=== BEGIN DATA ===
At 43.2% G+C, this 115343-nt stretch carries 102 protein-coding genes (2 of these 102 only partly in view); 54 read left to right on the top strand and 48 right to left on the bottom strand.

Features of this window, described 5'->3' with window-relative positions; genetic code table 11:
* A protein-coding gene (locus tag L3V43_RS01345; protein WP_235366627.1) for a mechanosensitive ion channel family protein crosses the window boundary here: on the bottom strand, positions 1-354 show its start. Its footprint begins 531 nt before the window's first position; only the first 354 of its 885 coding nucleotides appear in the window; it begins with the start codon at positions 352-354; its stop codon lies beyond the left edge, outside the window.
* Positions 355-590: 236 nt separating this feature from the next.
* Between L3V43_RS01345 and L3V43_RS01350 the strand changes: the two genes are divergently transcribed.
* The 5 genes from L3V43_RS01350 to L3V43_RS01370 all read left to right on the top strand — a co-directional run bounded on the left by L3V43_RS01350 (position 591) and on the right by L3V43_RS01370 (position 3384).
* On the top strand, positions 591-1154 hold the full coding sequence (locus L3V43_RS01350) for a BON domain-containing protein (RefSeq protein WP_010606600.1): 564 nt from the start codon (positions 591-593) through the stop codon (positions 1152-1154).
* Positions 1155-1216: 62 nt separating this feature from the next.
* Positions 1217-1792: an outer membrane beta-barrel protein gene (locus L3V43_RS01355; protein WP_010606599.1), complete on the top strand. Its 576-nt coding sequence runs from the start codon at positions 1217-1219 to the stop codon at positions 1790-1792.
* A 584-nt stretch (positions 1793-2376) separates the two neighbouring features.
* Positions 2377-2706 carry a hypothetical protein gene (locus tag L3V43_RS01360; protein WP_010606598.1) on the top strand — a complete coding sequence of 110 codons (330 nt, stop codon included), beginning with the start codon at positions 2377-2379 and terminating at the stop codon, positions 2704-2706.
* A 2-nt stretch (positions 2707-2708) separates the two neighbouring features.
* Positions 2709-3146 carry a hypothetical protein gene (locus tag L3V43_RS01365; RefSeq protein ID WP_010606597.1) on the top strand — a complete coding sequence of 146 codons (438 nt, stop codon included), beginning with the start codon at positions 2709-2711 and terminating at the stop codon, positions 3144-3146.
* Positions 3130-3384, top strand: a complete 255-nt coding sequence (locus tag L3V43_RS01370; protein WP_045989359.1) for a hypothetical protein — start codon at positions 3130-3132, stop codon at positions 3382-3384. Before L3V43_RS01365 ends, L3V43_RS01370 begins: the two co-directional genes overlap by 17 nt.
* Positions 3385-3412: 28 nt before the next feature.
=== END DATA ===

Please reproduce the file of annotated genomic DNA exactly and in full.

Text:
At 43.2% G+C, this 115343-nt stretch carries 102 protein-coding genes (2 of these 102 only partly in view); 54 read left to right on the top strand and 48 right to left on the bottom strand.

Features of this window, described 5'->3' with window-relative positions; genetic code table 11:
* A protein-coding gene (locus tag L3V43_RS01345; protein WP_235366627.1) for a mechanosensitive ion channel family protein crosses the window boundary here: on the bottom strand, positions 1-354 show its start. Its footprint begins 531 nt before the window's first position; only the first 354 of its 885 coding nucleotides appear in the window; it begins with the start codon at positions 352-354; its stop codon lies beyond the left edge, outside the window.
* Positions 355-590: 236 nt separating this feature from the next.
* Between L3V43_RS01345 and L3V43_RS01350 the strand changes: the two genes are divergently transcribed.
* The 5 genes from L3V43_RS01350 to L3V43_RS01370 all read left to right on the top strand — a co-directional run bounded on the left by L3V43_RS01350 (position 591) and on the right by L3V43_RS01370 (position 3384).
* On the top strand, positions 591-1154 hold the full coding sequence (locus L3V43_RS01350) for a BON domain-containing protein (RefSeq protein WP_010606600.1): 564 nt from the start codon (positions 591-593) through the stop codon (positions 1152-1154).
* Positions 1155-1216: 62 nt separating this feature from the next.
* Positions 1217-1792: an outer membrane beta-barrel protein gene (locus L3V43_RS01355; protein WP_010606599.1), complete on the top strand. Its 576-nt coding sequence runs from the start codon at positions 1217-1219 to the stop codon at positions 1790-1792.
* A 584-nt stretch (positions 1793-2376) separates the two neighbouring features.
* Positions 2377-2706 carry a hypothetical protein gene (locus tag L3V43_RS01360; protein WP_010606598.1) on the top strand — a complete coding sequence of 110 codons (330 nt, stop codon included), beginning with the start codon at positions 2377-2379 and terminating at the stop codon, positions 2704-2706.
* A 2-nt stretch (positions 2707-2708) separates the two neighbouring features.
* Positions 2709-3146 carry a hypothetical protein gene (locus tag L3V43_RS01365; RefSeq protein ID WP_010606597.1) on the top strand — a complete coding sequence of 146 codons (438 nt, stop codon included), beginning with the start codon at positions 2709-2711 and terminating at the stop codon, positions 3144-3146.
* Positions 3130-3384, top strand: a complete 255-nt coding sequence (locus tag L3V43_RS01370; protein WP_045989359.1) for a hypothetical protein — start codon at positions 3130-3132, stop codon at positions 3382-3384. Before L3V43_RS01365 ends, L3V43_RS01370 begins: the two co-directional genes overlap by 17 nt.
* Positions 3385-3412: 28 nt before the next feature.